Early on I realized that I wasn’t only marrying my husband, I was marrying his family. I knew from the beginning what a huge influence they would be on our family so in essence, I feel bad complaining about it. But it has reached a point where I can’t take it anymore. My husband chooses to work with him everyday, he has made the choice for us to spend every weekend with him as well. I’ve oppressed this so much and tried so hard to accept it that I haven’t realized how unhappy I am and worried for my family… until recently, I just blurted it all out and caused a major argument. I think my husband is manipulated by him and I worry that my kids will repeat their uncles crude behavior and have problems at school. I’m not sure what to do as my husband just wants to keep everyone happy and doesn’t seem to stand up for what is right. I feel like my husband would thrive more if he went out on his own, I know we would be happier, but he will never feel this way… ??:(:frowning:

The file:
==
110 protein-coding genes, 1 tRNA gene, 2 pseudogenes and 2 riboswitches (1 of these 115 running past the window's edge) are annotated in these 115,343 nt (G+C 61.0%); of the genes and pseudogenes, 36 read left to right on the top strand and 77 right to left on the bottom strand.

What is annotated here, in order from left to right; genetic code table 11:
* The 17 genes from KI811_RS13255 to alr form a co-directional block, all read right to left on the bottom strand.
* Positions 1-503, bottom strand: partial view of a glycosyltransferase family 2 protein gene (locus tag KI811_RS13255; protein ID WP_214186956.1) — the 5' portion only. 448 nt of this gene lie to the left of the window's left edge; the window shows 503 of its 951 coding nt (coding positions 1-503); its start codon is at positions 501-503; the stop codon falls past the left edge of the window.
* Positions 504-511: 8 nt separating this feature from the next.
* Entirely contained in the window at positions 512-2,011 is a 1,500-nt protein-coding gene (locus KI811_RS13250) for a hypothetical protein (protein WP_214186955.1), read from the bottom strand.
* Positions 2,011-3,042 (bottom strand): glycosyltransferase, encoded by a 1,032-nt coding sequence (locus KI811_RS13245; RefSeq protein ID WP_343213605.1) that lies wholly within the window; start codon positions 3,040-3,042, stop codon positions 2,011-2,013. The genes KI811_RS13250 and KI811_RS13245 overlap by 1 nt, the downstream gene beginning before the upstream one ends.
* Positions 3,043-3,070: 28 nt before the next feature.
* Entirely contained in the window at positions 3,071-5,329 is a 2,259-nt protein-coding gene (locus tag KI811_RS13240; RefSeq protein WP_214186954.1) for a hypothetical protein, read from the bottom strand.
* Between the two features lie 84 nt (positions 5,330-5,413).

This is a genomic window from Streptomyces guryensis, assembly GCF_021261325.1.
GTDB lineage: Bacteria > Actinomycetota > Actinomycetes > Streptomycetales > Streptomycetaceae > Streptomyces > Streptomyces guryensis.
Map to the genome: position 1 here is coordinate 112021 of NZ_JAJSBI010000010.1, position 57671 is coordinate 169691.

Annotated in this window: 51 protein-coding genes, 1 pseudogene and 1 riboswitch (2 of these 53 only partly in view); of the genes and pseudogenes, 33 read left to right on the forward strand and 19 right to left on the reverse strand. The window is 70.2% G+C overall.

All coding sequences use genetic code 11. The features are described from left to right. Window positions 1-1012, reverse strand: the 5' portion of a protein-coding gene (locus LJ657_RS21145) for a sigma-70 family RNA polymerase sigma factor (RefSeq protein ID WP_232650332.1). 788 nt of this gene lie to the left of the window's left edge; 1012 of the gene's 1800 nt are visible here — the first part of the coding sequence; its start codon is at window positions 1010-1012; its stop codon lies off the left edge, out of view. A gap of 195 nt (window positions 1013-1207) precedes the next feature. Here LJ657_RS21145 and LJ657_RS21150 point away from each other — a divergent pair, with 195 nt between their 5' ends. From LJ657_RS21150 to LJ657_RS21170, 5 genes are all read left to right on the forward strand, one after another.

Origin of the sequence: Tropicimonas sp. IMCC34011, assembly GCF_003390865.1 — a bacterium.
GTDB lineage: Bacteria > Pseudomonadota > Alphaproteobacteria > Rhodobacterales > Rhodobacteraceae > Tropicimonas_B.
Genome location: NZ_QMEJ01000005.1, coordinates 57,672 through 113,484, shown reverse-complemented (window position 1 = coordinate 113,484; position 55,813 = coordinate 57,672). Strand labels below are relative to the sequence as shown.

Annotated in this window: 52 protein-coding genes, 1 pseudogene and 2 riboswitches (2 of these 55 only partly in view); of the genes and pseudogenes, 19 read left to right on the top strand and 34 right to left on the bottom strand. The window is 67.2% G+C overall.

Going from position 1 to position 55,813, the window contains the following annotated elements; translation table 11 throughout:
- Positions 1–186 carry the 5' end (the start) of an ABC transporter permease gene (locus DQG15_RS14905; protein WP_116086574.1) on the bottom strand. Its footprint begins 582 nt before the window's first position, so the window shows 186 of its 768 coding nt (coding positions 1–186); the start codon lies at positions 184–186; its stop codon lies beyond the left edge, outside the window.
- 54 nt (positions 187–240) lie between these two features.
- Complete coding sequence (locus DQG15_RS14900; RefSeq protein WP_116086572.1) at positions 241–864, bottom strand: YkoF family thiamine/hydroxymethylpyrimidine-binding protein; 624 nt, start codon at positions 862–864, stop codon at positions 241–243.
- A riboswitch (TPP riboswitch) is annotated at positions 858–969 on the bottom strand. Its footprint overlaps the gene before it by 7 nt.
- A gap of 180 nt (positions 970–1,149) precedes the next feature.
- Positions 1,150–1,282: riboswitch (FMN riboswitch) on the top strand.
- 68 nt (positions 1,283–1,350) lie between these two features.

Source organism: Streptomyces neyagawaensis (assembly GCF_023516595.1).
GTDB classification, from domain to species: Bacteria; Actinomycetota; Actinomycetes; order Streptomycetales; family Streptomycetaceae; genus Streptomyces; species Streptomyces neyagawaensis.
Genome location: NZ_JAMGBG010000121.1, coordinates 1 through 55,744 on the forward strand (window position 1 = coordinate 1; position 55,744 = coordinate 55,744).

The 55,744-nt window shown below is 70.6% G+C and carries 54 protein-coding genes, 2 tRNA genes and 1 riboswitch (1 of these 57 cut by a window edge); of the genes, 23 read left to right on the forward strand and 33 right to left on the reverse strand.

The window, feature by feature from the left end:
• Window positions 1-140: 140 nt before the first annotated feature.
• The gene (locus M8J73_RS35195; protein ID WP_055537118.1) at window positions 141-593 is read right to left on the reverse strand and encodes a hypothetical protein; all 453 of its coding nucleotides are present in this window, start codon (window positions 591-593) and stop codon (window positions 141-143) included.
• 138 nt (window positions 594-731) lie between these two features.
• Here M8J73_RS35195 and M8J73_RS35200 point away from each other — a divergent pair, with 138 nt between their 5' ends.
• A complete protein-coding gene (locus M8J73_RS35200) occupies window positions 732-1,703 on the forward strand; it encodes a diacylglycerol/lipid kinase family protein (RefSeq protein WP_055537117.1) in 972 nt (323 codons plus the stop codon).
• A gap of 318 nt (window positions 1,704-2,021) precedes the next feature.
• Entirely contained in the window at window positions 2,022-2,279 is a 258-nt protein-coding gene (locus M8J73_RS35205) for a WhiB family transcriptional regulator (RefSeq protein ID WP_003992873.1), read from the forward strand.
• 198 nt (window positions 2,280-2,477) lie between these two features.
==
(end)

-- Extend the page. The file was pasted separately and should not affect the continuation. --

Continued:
Hi there, how difficult for you! For what it’s worth, if your husband sees his brother during the week, it seems ridiculous (to me) that he then expects his own family to spend all their weekend family time with him, too.

I suspect that in trying to keep the peace and be kind, you have allowed your husband to think that you don’t really mind that much - hence the big row when you actually said what you really felt.

You also have a right to decide what you do in your leisure time, and perhaps you should suggest to your husband that you and the children are planning to do something else one weekend. If he wants to go to his brother’s house, he can do that on his own, surely?